A new exhibition at the Bronx Museum brings together over 50 quilt-based works by artist Sanford Biggers, who layers painting, collage, and sculpture onto antique quilts in his Codex series, engaging the tradition of African American quiltmaking with contemporary culture and symbolism. Biggers was inspired by stories that posited that, during the 19th century, quilts served as secret signposts along the Underground Railroad.
The US artist Sanford Biggers began producing paintings and sculptures embedded with antique quilts more than a decade ago. He was intrigued by the “system of hidden languages” in quilts that he saw in an exhibition at the Mother Bethel African Methodist Episcopal Church in Philadelphia. The church was the first black-owned piece of real estate in the US and also served as a hub for the Underground Railroad, the secret network used by African Americans to escape slave states. The quilts, which were used as signposts for those enslaved to flee to free states, presented a concept “so poetic” that the artist “began to perceive [the abolitionist] Harriet Tubman as an astronaut, and these quilts as a codex of hidden maps, charts or messages”, he says.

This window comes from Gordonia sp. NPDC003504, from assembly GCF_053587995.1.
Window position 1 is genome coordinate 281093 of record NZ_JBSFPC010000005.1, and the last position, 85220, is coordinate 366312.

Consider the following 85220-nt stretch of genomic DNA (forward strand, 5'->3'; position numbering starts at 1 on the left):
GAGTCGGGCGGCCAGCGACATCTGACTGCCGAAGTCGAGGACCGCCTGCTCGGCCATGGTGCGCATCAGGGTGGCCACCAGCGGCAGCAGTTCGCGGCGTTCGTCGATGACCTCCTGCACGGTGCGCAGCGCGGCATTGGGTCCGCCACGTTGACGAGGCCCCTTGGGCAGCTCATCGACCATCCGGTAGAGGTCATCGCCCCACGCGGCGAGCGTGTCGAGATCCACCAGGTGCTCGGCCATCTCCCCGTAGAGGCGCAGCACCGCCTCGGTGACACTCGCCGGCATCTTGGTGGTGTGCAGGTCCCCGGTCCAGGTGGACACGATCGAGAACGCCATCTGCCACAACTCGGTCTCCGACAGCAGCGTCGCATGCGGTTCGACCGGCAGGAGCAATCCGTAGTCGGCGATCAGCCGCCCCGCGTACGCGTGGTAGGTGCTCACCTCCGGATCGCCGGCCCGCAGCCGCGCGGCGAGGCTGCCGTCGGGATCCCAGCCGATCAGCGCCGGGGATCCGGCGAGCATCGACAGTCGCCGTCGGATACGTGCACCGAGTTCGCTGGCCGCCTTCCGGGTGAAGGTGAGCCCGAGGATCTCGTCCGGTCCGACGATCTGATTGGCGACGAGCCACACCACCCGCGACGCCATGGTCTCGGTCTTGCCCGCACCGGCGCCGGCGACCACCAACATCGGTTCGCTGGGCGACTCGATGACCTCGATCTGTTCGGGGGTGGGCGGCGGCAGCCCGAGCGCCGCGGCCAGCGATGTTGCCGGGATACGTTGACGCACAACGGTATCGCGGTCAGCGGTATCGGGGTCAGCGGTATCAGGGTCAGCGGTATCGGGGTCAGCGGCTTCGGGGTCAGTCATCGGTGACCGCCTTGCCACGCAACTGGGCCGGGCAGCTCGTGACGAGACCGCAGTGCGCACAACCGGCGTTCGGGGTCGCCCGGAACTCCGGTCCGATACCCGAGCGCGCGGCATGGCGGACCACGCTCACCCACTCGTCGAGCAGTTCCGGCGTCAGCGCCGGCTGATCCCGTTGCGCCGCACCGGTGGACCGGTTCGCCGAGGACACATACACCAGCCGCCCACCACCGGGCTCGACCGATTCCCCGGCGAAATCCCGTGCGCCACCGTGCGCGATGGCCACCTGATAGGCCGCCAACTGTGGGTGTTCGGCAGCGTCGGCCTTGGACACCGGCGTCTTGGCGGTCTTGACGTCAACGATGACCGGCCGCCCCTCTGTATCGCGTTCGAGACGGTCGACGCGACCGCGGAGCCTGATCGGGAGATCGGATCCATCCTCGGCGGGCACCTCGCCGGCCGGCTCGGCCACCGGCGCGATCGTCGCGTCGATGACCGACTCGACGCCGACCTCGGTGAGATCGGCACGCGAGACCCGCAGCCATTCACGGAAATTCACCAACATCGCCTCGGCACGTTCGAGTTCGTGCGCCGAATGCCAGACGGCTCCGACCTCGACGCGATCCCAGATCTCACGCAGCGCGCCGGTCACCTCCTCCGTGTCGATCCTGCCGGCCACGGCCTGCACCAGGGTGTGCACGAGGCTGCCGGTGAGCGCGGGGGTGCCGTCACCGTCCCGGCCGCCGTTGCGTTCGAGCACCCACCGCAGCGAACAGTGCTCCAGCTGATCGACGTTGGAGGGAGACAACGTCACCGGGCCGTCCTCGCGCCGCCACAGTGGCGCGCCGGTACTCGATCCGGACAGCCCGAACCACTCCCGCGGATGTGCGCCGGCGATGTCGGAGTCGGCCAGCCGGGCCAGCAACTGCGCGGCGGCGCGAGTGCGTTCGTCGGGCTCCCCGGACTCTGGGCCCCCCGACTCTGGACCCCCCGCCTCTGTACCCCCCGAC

The exhibition Sanford Biggers: Codeswitch at the Bronx Museum in New York will be the largest retrospective of the artist’s quilt-based works, comprising more than 60 pieces that aim to “create a transgenerational conversation chronicling aspects of America”, he says. The works, which the artist calls the Codex series, also refer to the “phenomenon of code-switching as a navigational survival technique”. (Code-switching is the act of alternating languages or how you speak during the same conversation.) “This is something that many of us do as minorities, women and people of colour,” Biggers says.